Friday, October 21, 2005

News of the Day (October 21)

House church leaders arrested and beaten: Communist China raided a retreat for house church leaders in Hebei province yesterday, arresting 50 church pastors and beating several of them (World Net Daily). The pastors “planned to discuss how best to help the poor, the orphaned, and the floating population in urban areas” (China Aid Association via Epoch Times). House churches are the most common places of worship for the tens of millions of Christians who refuse to attend cadre-controlled churches.

Cadres rely on corruption for their income: A survey put together by several regime departments admitted “that 31 provincial administrative regions have violated the 1997 State Council Officials Compensation standards” (Epoch Times). The ways cadres are lining their pockets included “diverted local tax revenue, embezzlement of the national territory development fund, cutting the government engineering project fund, accounting fraud, inflating the number of personnel in the organization, and other devices.”

Communist China admits, late, to bird flu: Vice Premier Hui Liangyu acknowledged that bird flu situation was “very severe” in Communist China. However, the first reports of the flu came “two months after the outbreak began” (Central News Agency, Taiwan, via Epoch Times). How far the disease spread during that time is not known.

Mao’s home town part of Communists’ tourism campaign: Communist China has “designated this year as the year of Red Tourism, an initiative designed to re-kindle faith in the present-day Communist Party” (Independent, UK). Among the focal points for the campaign is the home town of the murdered of tens of millions, Mao Zedong.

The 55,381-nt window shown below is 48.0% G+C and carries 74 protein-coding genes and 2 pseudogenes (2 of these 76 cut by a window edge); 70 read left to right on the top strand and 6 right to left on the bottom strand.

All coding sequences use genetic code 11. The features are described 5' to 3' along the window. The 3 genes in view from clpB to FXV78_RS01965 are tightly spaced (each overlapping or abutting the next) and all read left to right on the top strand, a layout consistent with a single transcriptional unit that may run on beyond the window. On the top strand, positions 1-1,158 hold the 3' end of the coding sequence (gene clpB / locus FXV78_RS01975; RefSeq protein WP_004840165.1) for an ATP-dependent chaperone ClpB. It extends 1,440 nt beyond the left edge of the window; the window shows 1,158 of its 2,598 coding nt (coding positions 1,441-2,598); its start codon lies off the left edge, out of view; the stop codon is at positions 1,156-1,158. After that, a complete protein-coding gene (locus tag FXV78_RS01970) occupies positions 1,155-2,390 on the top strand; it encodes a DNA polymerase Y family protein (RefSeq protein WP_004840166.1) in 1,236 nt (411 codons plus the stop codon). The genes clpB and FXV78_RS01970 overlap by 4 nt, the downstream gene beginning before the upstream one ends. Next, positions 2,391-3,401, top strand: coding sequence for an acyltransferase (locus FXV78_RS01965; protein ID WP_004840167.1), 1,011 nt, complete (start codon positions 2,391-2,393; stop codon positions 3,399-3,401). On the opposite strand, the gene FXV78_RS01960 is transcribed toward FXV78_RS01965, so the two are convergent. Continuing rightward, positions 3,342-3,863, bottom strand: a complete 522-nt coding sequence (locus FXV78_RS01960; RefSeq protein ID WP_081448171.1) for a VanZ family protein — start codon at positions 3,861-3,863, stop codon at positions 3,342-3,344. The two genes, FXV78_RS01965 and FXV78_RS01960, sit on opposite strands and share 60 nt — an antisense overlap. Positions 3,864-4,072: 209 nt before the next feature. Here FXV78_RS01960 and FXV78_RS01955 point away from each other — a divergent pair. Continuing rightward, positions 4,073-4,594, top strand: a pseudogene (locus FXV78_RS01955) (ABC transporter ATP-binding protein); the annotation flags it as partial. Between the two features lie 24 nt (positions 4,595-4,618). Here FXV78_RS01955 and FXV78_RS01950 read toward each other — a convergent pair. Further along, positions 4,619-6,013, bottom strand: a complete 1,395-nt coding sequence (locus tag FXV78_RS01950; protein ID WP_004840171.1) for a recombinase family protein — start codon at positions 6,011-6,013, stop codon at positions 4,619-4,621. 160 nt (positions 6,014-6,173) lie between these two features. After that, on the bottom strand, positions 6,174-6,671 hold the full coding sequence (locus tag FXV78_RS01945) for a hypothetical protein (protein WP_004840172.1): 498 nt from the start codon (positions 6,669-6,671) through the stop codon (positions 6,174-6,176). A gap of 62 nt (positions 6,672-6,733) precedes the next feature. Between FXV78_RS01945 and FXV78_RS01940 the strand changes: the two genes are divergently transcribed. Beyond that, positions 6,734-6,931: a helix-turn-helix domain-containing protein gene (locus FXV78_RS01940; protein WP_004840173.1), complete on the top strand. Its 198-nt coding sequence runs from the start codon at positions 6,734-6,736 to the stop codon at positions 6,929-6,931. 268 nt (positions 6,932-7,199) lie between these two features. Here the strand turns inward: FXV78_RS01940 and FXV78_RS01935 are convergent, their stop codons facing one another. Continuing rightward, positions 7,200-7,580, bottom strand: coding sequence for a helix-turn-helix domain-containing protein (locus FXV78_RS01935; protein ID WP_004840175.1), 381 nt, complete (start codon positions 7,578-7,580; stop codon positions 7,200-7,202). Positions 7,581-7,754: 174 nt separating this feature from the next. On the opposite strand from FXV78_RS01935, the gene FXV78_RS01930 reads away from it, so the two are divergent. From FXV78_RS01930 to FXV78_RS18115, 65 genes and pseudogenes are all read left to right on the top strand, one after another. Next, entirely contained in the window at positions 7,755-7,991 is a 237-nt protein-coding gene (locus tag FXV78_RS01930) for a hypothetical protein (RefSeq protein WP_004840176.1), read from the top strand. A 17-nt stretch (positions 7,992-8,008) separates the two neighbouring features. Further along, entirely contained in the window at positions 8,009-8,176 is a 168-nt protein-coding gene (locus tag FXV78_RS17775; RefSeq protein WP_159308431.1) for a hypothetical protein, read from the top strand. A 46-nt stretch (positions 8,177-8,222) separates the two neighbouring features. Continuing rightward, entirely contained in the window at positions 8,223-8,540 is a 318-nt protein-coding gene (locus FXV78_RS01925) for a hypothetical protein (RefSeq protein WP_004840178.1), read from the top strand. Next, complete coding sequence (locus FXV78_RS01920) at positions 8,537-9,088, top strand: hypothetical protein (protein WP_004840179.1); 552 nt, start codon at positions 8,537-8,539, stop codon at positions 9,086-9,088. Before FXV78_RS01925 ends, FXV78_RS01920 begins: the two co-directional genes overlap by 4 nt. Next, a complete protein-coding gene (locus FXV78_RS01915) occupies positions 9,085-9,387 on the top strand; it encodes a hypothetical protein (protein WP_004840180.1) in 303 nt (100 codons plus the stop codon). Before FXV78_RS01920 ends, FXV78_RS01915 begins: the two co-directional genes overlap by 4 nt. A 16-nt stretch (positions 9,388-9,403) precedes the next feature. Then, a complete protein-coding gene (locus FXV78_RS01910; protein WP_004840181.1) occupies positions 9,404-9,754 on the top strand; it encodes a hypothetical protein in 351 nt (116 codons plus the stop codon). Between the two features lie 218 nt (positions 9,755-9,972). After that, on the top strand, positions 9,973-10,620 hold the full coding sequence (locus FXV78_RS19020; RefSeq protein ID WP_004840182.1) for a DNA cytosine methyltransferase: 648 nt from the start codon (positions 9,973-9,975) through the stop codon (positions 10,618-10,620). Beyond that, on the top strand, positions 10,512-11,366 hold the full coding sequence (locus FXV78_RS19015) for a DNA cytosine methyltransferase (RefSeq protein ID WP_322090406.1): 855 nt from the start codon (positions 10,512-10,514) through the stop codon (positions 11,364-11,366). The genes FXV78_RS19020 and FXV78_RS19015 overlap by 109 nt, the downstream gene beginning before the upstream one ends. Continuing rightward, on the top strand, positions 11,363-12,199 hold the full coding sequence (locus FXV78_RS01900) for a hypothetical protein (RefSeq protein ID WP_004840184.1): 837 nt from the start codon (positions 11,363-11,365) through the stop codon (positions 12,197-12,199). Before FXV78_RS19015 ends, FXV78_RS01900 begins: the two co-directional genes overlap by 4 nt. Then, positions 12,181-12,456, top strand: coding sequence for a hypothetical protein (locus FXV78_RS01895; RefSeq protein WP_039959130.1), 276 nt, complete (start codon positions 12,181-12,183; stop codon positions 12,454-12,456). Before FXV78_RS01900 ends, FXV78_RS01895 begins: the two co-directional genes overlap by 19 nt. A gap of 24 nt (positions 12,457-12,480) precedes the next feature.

Lee Teng-hui calls for Taiwan to have “separate identity” and rips Communists: Former Taiwanese President Lee Teng-hui told an audience at the National Press Club that Communist China wants to “annex Taiwan” (Washington Times). He also called on for changing Taiwan’s name to the Republic of Taiwan “to reflect its separate identity.”

Hu Jintao to visit Stalinist North Korea: The Communist leader will go next week, his first trip to SNK since taking over the Central Military Commission last year (BBC).

More on the Communists’ northern Korean colony: Bill Gertz, Washington Times, hears from General Leon LaPorte about the situation at the demilitarized zone. New Mexico Governor Bill Richardson hears reassurance from the Stalinists that they will be at the next round of six-party nuclear talks (Washington Post, last item). Andrew Salmon’s column on SNK’s economy is done a disservice by the Washington Times headline writers. South Korea wants more control over its military should war ensue, and the U.S. has agreed to “speed up discussions” (BBC) on the subject.

On the five million-plus resignations: The wave of ex-Communists is cheered by Worldrights Executive Director Timothy Cooper (China Support Network) and Zhang Tianliang (Epoch Times). Meanwhile, Lee Dan, Epoch Times, finds that not even the Communist military is immune from the Nine Commentaries on the Communist Party.

On Communist China and the United States: Despite the aforementioned ripples in the Communist military, it remains a formidable, and hostile, force, as shown by Martin Sieff (United Press Int’l via Washington Times), Lev Navrozov (Newsmax), and the U.S. Business and Industry Council’s William R. Hawkins (National Review Online).

More Commentary on Communist China: Han Guangsheng, who ran the Shenyang City Judicial Bureau before defecting (third item), details the rampant corruption on Communist China to Li Jia, Epoch Times. Freelance writer Gabriel Martinez ponders the dark nature of Hu Jintao, and how the rest of the world has refused to notice (China Support Network). Edward Lanfranco, Unite Press Int’l (via Washington Times) finds nothing democratic in the Communists’ “white paper” on democracy (fifth item).

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